Prediction 2. Most swarms reported in future seasons will follow flooding or heavy rains.
Conclusion 3: There were fewer swarms reported in the Midwest this year because they experienced flooding last year.
In 2010, there were major swarming events in Minneapolis, over large parts of Iowa, and in other areas of the Midwest that coincided with flooding. In contrast, this year there were comparatively few swarms reported in that part of the country. My hypothesis: flooding kills/displaces the developing nymphs so that relatively few dragonfly adults emerge the next year.
Flooding is generally bad for insects. Though some insects have figured out ways to avoid floods (including at least one species of giant water bug), flooding is dangerous for most aquatics, including dragonflies. A flood can decimate the nymphal dragonfly population by grinding them up in sediment loosened by the flood, washing them downstream, or leaving them stranded on land as the waters recede. The next generation of dragonflies can be effectively eliminated by floods, resulting in far fewer dragonfly adults emerging the following year. However, dragonflies are mobile creatures and some will find their way into areas where flooding has occurred in the past. They’ll go about their regular business of setting up territories and mating, generating a new population of nymphs that will emerge as adults sometime within the following few years.
I think this is what happened in the Midwest. Last year there was a lot of flooding, so this year there weren’t enough dragonflies in the area to form swarms. Thus, I observed a sharp decrease in the number of swarms reported along Lake Michigan, the Wabash River, and the Mississippi compared to 2010. I mentioned last week that I didn’t see the same migratory paths down the Wabash and Mississippi Rivers this year as I did in 2010. I think it’s because there was so little swarming in the northern Midwest this year that there simply weren’t enough dragonflies to form the big migratory swarms that people actually notice.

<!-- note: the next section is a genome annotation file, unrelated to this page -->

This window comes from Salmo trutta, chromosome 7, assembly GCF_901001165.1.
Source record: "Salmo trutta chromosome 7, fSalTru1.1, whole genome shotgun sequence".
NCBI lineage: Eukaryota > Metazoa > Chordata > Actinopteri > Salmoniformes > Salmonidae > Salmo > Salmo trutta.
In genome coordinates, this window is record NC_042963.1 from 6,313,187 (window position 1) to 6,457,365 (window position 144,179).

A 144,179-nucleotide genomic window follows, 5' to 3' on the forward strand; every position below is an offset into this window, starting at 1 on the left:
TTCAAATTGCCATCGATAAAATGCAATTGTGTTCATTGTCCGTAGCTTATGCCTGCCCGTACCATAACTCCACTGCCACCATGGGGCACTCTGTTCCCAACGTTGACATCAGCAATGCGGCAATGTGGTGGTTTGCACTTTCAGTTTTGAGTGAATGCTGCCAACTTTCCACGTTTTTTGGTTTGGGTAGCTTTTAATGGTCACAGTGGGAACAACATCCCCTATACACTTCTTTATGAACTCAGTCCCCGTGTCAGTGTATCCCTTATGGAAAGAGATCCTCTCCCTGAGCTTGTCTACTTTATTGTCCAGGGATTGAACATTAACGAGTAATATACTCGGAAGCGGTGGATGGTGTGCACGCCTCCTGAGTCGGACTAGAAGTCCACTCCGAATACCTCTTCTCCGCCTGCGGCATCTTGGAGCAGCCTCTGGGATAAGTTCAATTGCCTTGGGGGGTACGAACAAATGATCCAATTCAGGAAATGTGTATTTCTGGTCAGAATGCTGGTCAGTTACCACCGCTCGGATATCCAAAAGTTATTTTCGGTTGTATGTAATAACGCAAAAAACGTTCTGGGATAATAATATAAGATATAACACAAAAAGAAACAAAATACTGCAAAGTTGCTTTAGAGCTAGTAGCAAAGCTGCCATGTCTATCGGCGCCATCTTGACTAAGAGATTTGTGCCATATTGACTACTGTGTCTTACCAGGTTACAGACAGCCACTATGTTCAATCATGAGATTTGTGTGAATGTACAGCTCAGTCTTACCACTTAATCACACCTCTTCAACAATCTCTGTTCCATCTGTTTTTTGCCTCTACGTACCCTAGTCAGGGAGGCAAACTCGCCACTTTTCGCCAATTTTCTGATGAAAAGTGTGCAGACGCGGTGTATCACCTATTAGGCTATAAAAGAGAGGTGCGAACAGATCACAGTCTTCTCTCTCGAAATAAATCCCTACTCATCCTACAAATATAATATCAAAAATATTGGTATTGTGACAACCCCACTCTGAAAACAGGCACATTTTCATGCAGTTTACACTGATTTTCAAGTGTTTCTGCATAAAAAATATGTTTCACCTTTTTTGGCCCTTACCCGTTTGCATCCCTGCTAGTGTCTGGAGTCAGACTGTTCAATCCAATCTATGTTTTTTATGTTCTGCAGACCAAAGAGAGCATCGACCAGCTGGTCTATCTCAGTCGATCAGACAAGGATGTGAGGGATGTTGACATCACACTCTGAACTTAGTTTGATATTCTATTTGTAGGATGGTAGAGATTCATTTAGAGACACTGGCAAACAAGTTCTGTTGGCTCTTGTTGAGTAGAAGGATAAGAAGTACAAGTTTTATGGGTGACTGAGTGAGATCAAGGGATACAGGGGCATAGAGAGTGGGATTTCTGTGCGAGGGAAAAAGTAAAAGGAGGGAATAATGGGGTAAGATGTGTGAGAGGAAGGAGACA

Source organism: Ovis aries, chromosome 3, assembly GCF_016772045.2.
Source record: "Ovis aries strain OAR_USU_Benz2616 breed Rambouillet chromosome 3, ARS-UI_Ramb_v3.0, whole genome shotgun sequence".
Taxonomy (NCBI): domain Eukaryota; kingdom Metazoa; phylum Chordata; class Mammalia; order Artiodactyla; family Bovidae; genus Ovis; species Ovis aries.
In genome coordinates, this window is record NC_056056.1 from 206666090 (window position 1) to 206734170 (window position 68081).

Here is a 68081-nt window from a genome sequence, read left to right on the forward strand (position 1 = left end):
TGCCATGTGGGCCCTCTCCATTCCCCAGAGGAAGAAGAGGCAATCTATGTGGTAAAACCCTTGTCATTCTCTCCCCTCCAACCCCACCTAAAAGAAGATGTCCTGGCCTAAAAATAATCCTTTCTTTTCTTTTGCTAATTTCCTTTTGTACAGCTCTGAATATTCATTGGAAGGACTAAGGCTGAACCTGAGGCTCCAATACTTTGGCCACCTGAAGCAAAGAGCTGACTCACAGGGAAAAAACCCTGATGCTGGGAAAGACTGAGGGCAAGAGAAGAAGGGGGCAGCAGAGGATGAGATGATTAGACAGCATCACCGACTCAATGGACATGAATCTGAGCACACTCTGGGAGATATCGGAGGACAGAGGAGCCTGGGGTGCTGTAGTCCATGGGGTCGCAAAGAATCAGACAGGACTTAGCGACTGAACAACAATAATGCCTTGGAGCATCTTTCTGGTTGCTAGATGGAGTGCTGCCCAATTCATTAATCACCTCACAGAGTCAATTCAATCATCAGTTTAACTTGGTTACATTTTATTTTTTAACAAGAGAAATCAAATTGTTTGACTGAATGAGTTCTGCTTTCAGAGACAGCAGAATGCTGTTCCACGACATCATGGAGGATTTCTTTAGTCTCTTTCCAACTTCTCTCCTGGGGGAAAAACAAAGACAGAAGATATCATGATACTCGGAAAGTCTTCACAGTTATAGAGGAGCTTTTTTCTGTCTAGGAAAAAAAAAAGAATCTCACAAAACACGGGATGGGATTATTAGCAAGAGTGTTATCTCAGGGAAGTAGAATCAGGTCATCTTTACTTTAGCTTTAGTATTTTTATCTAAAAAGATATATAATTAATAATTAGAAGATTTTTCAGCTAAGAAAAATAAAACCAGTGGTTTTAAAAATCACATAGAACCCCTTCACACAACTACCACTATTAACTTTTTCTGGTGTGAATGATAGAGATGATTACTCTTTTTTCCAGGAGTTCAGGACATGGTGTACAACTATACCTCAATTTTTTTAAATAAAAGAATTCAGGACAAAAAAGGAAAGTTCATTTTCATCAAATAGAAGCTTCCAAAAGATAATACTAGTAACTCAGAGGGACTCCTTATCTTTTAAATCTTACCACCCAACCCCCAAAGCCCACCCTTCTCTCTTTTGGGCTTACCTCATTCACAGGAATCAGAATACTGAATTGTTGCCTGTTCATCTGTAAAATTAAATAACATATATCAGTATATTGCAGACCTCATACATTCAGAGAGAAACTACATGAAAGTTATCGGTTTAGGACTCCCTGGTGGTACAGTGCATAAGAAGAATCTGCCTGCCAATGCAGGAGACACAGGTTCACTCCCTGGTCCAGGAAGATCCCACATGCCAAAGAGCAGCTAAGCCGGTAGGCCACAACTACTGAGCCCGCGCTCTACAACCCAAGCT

Of course, I could be totally wrong! It could be that the lack of flooding itself in the northern Midwest this year compared to last means that fewer swarms were forming and reported there. It might not have anything to do with nymphal dragonfly populations at all and everything to do with the amount of water itself. To test my hypothesis that flooding the year (or two) prior leads to a decrease in swarming in an area, I predict:
Prediction 3. There will be more dragonfly swarms reported from the northern Midwest (Minnesota, Michigan, Wisconsin, northern Illinois, Iowa, etc) in 2012 than in 2011. Similarly, there will be very few reports of swarms from eastern Ohio, Pennsylvania, Virginia, and West Virginia in 2012.
Those are my three main conclusions for the year! Ultimately, I think dragonfly swarming all comes down to weather. Migrations are certainly weather driven, but the static swarms are weather related too. Perhaps not directly in many cases, but weather patterns can lead to localized increases of prey in an area, which in turn leads to static swarm formation. It will be very interesting to see how weather patterns contribute to swarm formation over the next 3+ years!
Next week, I’m going to do one final post about the Dragonfly Swarm Project for 2011. I want to share some more of those swarm stories I get and I’ve got a few last thoughts to wrap up the season. Then, I’m going to start doing something else on Sundays, at least until the 2012 swarming season begins. Look for big changes in a few weeks!